We are increasingly seeing Artificial Intelligence (AI) being advertised and applied as a magical technology that has the capacity to solve any and every problem humankind has ever faced. At the same time, most people have little understanding of how AI works and what are its capabilities and shortcomings. But AI is not magic. AI is a technology, an engineered system. We - people - make AI happen; it does not appear out of nowhere. It is not just there by itself! People are the ones introducing AI; we are aware of AI's potential dangers, so it is up to us to do something about it! This means that we are in control of when, where, and how AI is applied, but it also means that we are responsible for the impact AI will have on society and individuals.
Even though the recent developments in AI would almost make one believe that AI is a new technology which has ‘suddenly’ taken over the world, in fact, AI is over 60 years old as a field of research (see Darthmouth workshop), whereas the idea of intelligent machines is probably as old as humanity. Machines have been making decisions for us for quite some time. Algorithms decide on the best routing path for our mobile communications, and on when is best to sell or buy stocks; electronic ports in a train station decide whether to grant you access to the platforms based on the information it gets from your travel card or ticket; search engines decide which of the trillions of internet pages you are most likely to want to see when you do an online search. So, decisions made by machines are nothing new; what makes AI decisions different is the increasing complexity and potential impact of those decisions, which is often the result of algorithms that are hard, or even impossible to understand, and that AI decisions are often made without direct human intervention. However, people are the ones that determine the optimisation goals, and the utility functions on the basis of machine learning algorithms: we decide what the machine should be maximising.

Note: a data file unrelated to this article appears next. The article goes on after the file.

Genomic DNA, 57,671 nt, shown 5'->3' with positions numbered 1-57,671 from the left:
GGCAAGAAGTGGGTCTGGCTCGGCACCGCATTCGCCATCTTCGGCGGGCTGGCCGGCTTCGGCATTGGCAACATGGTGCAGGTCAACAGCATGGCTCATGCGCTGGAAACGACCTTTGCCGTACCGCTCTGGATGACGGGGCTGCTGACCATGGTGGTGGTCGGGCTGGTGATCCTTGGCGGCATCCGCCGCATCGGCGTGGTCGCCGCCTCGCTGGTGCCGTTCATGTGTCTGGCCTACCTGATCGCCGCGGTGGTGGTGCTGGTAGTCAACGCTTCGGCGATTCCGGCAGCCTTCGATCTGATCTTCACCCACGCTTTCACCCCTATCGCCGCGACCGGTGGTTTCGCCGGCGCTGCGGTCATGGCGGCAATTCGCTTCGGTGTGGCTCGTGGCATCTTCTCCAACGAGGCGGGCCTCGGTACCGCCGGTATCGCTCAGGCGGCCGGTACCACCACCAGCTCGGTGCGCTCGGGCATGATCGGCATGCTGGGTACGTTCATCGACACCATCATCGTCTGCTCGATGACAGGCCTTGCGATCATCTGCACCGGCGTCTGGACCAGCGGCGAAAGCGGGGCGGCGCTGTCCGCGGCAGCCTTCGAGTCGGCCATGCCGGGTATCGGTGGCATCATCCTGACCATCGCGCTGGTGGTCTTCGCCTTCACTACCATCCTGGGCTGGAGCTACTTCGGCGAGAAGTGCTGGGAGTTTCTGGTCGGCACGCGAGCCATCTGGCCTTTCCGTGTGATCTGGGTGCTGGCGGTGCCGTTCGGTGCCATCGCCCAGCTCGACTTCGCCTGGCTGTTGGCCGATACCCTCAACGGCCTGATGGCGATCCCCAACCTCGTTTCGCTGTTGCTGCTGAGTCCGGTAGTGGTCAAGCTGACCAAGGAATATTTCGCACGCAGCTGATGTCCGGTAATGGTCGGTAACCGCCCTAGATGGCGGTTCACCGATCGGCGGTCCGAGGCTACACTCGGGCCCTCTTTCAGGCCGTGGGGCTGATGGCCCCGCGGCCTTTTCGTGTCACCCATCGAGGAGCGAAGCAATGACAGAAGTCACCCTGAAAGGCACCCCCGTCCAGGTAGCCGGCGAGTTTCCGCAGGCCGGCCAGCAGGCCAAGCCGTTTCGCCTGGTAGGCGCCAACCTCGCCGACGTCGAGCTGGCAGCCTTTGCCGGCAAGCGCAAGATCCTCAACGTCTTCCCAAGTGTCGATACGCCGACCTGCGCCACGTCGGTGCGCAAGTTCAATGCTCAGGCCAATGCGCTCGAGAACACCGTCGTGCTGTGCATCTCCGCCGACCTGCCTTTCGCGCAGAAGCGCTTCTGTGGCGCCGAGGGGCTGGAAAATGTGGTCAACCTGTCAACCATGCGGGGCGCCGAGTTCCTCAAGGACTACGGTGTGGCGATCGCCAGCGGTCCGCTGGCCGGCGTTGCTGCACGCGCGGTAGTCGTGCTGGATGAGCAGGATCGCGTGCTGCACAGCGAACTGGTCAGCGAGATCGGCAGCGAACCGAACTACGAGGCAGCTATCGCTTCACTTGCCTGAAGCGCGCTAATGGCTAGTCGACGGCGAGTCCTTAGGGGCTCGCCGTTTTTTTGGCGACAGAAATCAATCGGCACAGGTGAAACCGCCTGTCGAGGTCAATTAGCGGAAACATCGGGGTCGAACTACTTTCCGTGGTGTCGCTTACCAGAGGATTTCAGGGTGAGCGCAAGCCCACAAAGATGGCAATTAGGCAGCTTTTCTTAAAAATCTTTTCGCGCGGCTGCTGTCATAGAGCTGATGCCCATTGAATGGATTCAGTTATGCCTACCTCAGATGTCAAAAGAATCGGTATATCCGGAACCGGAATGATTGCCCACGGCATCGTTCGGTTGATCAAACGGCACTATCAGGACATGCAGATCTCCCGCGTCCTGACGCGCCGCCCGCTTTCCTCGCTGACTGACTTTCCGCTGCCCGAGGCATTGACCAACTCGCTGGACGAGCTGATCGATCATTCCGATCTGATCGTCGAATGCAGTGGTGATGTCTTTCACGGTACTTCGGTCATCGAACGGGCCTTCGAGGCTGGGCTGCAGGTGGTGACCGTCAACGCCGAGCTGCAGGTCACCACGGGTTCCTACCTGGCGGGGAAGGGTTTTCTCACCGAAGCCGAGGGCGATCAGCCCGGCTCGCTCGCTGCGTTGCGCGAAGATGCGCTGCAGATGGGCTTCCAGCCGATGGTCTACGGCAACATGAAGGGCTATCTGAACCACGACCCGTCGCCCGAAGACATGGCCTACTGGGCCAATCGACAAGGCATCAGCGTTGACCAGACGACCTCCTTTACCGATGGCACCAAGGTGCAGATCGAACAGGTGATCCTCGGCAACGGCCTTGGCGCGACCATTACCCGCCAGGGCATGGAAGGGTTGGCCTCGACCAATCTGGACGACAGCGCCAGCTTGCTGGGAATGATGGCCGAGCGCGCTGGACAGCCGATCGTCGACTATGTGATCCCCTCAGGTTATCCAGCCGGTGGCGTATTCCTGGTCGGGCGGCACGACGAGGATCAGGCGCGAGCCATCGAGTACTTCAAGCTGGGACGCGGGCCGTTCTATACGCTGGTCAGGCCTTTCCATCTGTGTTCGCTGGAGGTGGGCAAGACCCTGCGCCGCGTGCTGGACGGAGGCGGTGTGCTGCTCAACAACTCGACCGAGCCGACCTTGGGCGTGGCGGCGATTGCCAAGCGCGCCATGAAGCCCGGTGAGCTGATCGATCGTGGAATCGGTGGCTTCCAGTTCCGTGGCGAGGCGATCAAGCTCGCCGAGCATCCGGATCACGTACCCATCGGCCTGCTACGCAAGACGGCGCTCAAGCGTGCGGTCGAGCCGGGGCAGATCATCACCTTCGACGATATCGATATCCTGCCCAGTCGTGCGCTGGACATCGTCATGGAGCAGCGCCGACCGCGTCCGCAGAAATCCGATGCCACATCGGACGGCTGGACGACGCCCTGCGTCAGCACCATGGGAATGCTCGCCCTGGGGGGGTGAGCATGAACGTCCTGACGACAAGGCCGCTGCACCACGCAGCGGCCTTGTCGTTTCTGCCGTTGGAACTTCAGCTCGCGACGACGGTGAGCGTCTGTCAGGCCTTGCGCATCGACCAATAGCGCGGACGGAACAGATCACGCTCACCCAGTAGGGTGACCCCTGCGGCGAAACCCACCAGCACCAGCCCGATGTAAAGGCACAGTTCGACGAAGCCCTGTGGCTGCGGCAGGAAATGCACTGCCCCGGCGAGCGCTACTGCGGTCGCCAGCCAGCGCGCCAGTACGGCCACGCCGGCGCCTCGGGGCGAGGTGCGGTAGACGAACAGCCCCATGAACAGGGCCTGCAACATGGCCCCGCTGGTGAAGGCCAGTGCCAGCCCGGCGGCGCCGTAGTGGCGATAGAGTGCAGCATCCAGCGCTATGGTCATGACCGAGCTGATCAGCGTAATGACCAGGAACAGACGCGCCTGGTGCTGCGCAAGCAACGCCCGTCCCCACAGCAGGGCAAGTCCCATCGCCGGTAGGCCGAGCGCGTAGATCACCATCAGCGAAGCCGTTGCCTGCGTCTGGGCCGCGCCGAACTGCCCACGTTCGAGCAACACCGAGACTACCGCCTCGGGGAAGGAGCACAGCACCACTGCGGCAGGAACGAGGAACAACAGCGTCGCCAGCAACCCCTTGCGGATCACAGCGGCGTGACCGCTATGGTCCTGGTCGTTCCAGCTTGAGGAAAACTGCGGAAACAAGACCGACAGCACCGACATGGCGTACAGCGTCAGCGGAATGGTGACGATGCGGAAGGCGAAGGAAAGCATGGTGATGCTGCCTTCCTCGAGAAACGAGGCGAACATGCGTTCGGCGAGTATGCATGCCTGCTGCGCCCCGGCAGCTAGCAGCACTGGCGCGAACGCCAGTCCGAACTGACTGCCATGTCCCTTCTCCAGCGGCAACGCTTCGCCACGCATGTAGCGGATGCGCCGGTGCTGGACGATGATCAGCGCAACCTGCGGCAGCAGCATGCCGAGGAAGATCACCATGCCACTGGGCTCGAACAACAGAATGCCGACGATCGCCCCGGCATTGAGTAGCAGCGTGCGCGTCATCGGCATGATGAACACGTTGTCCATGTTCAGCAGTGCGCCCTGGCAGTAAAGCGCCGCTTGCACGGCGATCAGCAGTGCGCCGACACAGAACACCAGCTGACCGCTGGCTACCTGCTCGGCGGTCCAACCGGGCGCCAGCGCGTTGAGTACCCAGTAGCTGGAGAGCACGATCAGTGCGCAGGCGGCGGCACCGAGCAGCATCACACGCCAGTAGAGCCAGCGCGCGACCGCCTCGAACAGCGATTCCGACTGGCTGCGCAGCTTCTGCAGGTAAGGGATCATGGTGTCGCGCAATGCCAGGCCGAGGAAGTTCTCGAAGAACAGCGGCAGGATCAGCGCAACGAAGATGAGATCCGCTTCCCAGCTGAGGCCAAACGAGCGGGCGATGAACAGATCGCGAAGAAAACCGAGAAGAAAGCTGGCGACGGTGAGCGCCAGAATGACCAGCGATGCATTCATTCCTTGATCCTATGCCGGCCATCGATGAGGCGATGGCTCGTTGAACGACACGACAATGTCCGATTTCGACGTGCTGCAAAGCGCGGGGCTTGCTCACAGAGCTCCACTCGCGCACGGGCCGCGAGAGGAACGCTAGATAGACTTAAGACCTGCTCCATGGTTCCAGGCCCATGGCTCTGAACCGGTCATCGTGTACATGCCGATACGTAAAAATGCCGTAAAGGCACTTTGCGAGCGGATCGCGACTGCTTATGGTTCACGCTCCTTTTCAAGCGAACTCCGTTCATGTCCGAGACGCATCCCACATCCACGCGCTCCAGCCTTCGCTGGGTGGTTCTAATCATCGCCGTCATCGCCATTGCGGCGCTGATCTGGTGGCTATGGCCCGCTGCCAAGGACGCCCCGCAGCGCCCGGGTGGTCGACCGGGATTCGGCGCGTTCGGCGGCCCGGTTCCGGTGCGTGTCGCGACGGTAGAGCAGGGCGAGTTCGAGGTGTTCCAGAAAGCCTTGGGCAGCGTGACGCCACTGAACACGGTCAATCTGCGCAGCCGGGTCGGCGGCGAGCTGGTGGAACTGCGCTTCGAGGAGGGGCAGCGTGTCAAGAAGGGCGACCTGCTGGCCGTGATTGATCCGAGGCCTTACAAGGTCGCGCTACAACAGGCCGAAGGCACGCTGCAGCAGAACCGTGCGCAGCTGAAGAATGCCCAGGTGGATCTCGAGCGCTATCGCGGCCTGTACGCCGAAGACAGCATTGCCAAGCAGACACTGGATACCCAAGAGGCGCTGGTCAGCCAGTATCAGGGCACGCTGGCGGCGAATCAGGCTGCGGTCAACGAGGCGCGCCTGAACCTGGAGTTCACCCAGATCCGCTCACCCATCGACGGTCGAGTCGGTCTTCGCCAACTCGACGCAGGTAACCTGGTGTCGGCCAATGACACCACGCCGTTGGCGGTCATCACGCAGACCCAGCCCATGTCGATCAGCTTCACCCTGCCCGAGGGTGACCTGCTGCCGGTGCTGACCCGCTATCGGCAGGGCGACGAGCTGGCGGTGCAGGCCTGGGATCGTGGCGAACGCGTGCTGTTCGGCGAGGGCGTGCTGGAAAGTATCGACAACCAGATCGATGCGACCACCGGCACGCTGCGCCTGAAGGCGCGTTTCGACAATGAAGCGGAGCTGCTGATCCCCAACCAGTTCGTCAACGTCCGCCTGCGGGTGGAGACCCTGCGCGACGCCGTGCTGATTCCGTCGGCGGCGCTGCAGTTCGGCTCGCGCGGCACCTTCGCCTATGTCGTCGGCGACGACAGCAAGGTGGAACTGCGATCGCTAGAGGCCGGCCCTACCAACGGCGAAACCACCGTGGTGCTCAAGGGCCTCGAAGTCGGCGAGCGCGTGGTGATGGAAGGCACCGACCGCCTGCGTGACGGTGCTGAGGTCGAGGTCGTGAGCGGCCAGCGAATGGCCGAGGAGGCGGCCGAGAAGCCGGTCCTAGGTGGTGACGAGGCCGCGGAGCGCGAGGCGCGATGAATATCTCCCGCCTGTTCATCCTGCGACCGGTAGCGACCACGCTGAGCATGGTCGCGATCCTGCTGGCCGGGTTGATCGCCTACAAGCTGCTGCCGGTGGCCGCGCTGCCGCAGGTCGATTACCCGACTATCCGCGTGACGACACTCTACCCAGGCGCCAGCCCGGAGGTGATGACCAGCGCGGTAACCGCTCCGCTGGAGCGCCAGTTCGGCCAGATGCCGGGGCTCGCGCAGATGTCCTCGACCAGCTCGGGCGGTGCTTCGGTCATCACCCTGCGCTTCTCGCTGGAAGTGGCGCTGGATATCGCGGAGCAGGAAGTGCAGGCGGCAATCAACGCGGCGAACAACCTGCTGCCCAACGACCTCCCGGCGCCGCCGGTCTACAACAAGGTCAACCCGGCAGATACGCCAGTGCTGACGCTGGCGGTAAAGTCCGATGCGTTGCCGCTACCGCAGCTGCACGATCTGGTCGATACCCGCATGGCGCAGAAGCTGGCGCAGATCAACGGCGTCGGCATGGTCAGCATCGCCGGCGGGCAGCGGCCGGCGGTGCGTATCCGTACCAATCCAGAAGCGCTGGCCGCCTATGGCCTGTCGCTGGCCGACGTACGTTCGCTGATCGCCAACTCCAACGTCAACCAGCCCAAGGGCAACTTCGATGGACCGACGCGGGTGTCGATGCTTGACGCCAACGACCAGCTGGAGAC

In order to ensure that those dystopic futures that the media and science fiction like to highlight do not become reality, AI systems must be introduced in ways that build trust and understanding, and respect human and civil rights. The need for ethical considerations in the development of intelligent interactive systems is becoming one of the main influential areas of research in the last few years, and has led to several initiatives both from researchers as from practitioners, including the IEEE initiative on Ethics of Autonomous Systems, and the European Guidelines for Trustworthy AI. I am honoured to be part of these two initiatives.
In all areas of application, AI reasoning must be able to take into account societal values, moral and ethical considerations, weigh the respective priorities of values held by different stakeholders and in multiple multicultural contexts, explain its reasoning, and guarantee transparency. As the capabilities for autonomous decision-making grow, perhaps the most important issue to consider is the need to rethink responsibility. That is, our responsibility! Whatever their level of autonomy and social awareness and their ability to learn, AI systems are artefacts, constructed by people to fulfil some goals. Theories, methods, algorithms are needed to integrate societal, legal and moral values into technological developments in AI, at all stages of development (analysis, design, construction, deployment and evaluation). These frameworks must deal both with the autonomic reasoning of the machine, but most importantly, we need frameworks to guide our design choices, to regulate the scope of AI systems, to ensure proper data stewardship, and to help individuals determine their own involvement.
Responsible Artificial Intelligence is fundamentally about human responsibility for the development of intelligent systems along fundamental human principles and values, to ensure human flourishing and well-being in a sustainable world. In fact, Responsible AI is more than the ticking of some ethical boxes in a report, or the development of some add-on features, or switch-off buttons in AI systems.
It is up to us to decide. We are responsible.